Pity he was an atheist. To harness this kind of creative and dark insanity – not just copy his style, mind you, as most writers of the so-called “Christian fiction” are want to do – in a way that doesn’t betray my own philosophical and theological discourse as a Christian is the great task before me. Dark dreams and nightmarish realms dwell within the cobwebbed and twisted recesses of my mind, no doubt. I do not seek to shun my nature, far from it. I wish to embrace my unique brand of madness.


BOB Spelled Backwards is BOB…

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bob can't singWhat’s worse than a Bob Dylan song?  People singing along to a Bob Dylan song.

Never really could understand why Bob Dylan is so popular.  Sure, you can take the whole socio-political message thing.  But the music is just dull, annoying, and quite frankly representative of everything I despise about hippies and the whole 60s myth.

I’ve witnessed many drug-addled neo-hippie minded posers and freaks defend this frizzy-haired golden cow of theirs, to the point of near combative frenzy.  Peace, love, tolerance…but don’t you DARE say anything less than reverential worship about Saint Bob.  Hypocritical double standard be damned.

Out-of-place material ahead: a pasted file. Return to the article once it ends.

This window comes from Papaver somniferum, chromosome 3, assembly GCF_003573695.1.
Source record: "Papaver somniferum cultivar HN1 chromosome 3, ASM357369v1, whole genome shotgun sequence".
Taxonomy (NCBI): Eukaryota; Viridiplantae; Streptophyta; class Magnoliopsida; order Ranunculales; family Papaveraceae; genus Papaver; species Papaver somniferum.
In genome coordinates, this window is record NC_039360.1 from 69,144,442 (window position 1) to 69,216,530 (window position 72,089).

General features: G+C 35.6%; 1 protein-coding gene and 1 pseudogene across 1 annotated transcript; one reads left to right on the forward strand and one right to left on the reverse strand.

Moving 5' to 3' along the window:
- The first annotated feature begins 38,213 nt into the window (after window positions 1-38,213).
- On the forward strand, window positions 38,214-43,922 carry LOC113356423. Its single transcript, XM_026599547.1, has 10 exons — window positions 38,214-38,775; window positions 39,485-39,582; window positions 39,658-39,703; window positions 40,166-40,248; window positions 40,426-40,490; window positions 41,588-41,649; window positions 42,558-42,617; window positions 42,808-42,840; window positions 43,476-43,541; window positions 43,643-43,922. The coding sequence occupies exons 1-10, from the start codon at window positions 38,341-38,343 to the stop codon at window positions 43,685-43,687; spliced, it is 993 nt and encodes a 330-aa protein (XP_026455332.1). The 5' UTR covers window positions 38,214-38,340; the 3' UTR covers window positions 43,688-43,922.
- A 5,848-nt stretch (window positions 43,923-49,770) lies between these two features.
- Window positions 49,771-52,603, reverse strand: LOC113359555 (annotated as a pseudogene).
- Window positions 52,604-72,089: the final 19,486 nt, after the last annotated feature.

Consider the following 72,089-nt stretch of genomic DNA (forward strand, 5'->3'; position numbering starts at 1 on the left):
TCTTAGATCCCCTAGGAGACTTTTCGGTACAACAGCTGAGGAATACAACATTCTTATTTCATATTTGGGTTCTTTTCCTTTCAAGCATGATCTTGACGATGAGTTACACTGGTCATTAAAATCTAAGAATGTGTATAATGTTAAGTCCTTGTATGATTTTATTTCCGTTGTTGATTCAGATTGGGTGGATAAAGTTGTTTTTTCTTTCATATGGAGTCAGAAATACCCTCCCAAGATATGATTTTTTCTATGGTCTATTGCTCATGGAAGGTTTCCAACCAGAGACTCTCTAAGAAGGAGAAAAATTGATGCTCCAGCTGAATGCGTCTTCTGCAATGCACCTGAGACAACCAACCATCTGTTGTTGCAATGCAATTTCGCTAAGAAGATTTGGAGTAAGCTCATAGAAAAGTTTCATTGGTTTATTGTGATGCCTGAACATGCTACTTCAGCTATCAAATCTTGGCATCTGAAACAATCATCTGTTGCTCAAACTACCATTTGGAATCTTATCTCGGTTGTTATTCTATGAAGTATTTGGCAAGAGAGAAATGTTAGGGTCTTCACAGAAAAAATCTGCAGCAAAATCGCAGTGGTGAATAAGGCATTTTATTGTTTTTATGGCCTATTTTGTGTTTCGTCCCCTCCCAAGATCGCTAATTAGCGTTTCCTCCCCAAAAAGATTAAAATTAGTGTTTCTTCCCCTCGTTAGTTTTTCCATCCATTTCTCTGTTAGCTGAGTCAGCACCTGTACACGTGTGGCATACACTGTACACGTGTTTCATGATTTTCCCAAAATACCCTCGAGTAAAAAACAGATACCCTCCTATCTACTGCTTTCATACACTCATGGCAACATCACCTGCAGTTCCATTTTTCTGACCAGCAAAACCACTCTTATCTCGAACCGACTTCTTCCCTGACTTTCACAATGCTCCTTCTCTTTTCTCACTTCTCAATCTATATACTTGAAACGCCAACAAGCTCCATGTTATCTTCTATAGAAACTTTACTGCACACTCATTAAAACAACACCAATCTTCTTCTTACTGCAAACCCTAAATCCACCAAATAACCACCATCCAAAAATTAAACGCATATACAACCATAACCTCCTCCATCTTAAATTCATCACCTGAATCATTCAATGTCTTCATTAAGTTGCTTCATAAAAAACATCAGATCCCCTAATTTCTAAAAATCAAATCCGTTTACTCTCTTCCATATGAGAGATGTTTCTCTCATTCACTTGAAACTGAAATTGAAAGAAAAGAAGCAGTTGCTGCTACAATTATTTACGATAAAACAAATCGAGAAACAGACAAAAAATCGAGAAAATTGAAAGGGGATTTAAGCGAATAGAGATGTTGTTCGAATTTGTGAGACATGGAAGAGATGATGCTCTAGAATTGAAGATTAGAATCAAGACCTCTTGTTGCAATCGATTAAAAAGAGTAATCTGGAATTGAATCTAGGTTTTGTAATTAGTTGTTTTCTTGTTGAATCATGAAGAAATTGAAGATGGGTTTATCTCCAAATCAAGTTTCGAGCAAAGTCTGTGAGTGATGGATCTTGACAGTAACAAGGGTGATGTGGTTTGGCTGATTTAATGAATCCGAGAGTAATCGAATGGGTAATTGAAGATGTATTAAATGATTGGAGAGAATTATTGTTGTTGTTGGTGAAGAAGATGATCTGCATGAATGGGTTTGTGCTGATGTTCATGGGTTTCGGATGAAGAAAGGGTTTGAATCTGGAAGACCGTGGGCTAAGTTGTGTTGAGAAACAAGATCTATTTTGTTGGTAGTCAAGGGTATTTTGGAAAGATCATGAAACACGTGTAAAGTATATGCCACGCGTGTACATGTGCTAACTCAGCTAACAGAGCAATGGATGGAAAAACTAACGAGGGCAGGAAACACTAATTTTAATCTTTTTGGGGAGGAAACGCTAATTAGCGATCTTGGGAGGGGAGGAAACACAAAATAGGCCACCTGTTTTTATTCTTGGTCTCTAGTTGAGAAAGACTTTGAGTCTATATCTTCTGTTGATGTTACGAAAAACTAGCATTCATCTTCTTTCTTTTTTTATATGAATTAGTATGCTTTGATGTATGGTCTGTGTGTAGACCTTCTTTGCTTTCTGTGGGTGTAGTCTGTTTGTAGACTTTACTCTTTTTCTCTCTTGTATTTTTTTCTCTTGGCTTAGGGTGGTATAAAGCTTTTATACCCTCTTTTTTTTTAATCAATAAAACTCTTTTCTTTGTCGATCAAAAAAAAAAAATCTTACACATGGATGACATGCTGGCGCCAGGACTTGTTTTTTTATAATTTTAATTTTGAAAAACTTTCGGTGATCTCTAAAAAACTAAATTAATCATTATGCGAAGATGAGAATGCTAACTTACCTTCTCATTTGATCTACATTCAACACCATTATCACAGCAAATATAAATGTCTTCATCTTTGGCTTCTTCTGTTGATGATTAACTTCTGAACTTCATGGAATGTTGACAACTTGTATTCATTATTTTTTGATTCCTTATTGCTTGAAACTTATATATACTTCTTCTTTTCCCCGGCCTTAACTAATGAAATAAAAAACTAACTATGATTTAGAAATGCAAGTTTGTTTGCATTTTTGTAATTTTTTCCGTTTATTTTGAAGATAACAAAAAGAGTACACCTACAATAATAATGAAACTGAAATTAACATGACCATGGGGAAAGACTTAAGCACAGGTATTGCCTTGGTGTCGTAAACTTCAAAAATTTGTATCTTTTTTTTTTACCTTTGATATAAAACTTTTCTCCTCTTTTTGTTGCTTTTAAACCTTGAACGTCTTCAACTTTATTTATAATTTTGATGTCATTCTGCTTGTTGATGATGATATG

It doesn’t matter if I just say simply, “I don’t like Bob Dylan.”  They will launch into a tirade, demanding to know why, usually questioning my music tastes and re-evaluating their friendship with me.  All because I don’t like Bob Dylan, and would have the audacity to have an opinion contrary to theirs.  Heaven forbid.

It would make sense that it’s the potheads that enjoy Bob Dylan, though.  I would have to take drugs to make it through an album, let alone more than one song.  And it’s not for lack of trying.  Being a music connoisseur like myself, I gave him a rather fair shot.  Really, I did.  It never gelled with me.


Book Review: The WALKING

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bentley little the walkingBentley Little

It begins in a small Southwestern town. Then it spreads. Across the country a series of strange deaths have overtaken the living. And a stranger compulsion has overtaken the dead. In a travesty of life they drift with bizarre purpose toward an unknown destination. The walkers have become an obsession for investigator Miles Huerdeen. His father is one of them. Now, lured into the shadow of the restless dead, Miles is a step closer to a secret as old as time…to a reality as dark as hell. For Miles is following them into the deep end of an unfathomable nightmare.

It had been a while since I’ve read a good Bentley Little yarn. He’s always good for a chilling tale of supernatural shenanigans. I’ve had this particular title of his, The Walking, seemed like your standard zombie tale–the dead somehow getting up and walking about, and all. And in a way, it is…only, it’s not the standard modern zombie story that most would assume it would be.